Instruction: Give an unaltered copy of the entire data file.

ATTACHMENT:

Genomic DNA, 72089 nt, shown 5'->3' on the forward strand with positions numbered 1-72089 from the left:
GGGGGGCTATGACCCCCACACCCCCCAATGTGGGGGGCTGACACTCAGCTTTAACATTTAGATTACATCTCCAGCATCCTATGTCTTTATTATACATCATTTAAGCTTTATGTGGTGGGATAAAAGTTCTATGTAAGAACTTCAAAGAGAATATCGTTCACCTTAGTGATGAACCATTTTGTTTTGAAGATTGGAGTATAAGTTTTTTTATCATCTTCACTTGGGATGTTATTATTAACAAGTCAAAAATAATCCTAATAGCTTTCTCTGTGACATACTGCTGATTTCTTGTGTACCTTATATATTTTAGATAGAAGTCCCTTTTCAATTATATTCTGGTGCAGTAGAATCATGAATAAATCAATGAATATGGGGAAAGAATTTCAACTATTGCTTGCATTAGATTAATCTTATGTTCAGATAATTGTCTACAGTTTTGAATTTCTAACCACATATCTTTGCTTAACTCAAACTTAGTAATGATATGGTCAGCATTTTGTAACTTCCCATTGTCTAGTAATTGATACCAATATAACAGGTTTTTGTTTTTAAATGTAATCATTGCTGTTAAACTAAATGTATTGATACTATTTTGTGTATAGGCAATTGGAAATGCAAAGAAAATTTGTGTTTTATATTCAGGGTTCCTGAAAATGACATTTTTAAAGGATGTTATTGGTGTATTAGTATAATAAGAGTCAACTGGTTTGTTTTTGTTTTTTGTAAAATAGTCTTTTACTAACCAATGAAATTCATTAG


Genomic DNA, 72089 nt, shown 5'->3' on the forward strand with positions numbered 1-72089 from the left:
GGGGGGCTATGACCCCCACACCCCCCAATGTGGGGGGCTGACACTCAGCTTTAACATTTAGATTACATCTCCAGCATCCTATGTCTTTATTATACATCATTTAAGCTTTATGTGGTGGGATAAAAGTTCTATGTAAGAACTTCAAAGAGAATATCGTTCACCTTAGTGATGAACCATTTTGTTTTGAAGATTGGAGTATAAGTTTTTTTATCATCTTCACTTGGGATGTTATTATTAACAAGTCAAAAATAATCCTAATAGCTTTCTCTGTGACATACTGCTGATTTCTTGTGTACCTTATATATTTTAGATAGAAGTCCCTTTTCAATTATATTCTGGTGCAGTAGAATCATGAATAAATCAATGAATATGGGGAAAGAATTTCAACTATTGCTTGCATTAGATTAATCTTATGTTCAGATAATTGTCTACAGTTTTGAATTTCTAACCACATATCTTTGCTTAACTCAAACTTAGTAATGATATGGTCAGCATTTTGTAACTTCCCATTGTCTAGTAATTGATACCAATATAACAGGTTTTTGTTTTTAAATGTAATCATTGCTGTTAAACTAAATGTATTGATACTATTTTGTGTATAGGCAATTGGAAATGCAAAGAAAATTTGTGTTTTATATTCAGGGTTCCTGAAAATGACATTTTTAAAGGATGTTATTGGTGTATTAGTATAATAAGAGTCAACTGGTTTGTTTTTGTTTTTTGTAAAATAGTCTTTTACTAACCAATGAAATTCATTAG